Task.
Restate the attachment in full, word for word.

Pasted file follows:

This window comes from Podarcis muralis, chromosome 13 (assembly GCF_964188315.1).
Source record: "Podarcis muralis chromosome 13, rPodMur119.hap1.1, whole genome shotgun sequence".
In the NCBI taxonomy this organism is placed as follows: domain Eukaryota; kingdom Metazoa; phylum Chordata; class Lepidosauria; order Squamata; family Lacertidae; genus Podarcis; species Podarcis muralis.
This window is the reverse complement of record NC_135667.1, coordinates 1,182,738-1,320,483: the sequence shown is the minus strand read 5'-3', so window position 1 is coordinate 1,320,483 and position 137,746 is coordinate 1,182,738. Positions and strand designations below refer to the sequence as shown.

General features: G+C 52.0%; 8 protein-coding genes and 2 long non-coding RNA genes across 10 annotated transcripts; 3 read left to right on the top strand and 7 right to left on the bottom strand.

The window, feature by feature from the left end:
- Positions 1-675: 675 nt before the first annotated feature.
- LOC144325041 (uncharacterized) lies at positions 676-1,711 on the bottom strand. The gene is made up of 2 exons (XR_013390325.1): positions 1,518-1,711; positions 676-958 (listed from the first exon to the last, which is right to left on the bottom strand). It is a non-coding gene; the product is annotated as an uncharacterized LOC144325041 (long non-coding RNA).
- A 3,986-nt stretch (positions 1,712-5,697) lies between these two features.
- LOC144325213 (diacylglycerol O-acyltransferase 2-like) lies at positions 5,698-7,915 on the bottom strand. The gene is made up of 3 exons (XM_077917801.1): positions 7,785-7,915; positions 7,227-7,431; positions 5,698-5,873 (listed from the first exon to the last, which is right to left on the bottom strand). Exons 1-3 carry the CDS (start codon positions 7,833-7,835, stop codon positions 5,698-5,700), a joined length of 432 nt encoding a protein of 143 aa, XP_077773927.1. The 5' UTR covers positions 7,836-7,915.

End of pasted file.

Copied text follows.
This window comes from Podarcis muralis, chromosome 13 (assembly GCF_964188315.1).
Source record: "Podarcis muralis chromosome 13, rPodMur119.hap1.1, whole genome shotgun sequence".
In the NCBI taxonomy this organism is placed as follows: domain Eukaryota; kingdom Metazoa; phylum Chordata; class Lepidosauria; order Squamata; family Lacertidae; genus Podarcis; species Podarcis muralis.
This window is the reverse complement of record NC_135667.1, coordinates 1,182,738-1,320,483: the sequence shown is the minus strand read 5'-3', so window position 1 is coordinate 1,320,483 and position 137,746 is coordinate 1,182,738. Positions and strand designations below refer to the sequence as shown.

General features: G+C 52.0%; 8 protein-coding genes and 2 long non-coding RNA genes across 10 annotated transcripts; 3 read left to right on the top strand and 7 right to left on the bottom strand.

The window, feature by feature from the left end:
- Positions 1-675: 675 nt before the first annotated feature.
- LOC144325041 (uncharacterized) lies at positions 676-1,711 on the bottom strand. The gene is made up of 2 exons (XR_013390325.1): positions 1,518-1,711; positions 676-958 (listed from the first exon to the last, which is right to left on the bottom strand). It is a non-coding gene; the product is annotated as an uncharacterized LOC144325041 (long non-coding RNA).
- A 3,986-nt stretch (positions 1,712-5,697) lies between these two features.
- LOC144325213 (diacylglycerol O-acyltransferase 2-like) lies at positions 5,698-7,915 on the bottom strand. The gene is made up of 3 exons (XM_077917801.1): positions 7,785-7,915; positions 7,227-7,431; positions 5,698-5,873 (listed from the first exon to the last, which is right to left on the bottom strand). Exons 1-3 carry the CDS (start codon positions 7,833-7,835, stop codon positions 5,698-5,700), a joined length of 432 nt encoding a protein of 143 aa, XP_077773927.1. The 5' UTR covers positions 7,836-7,915.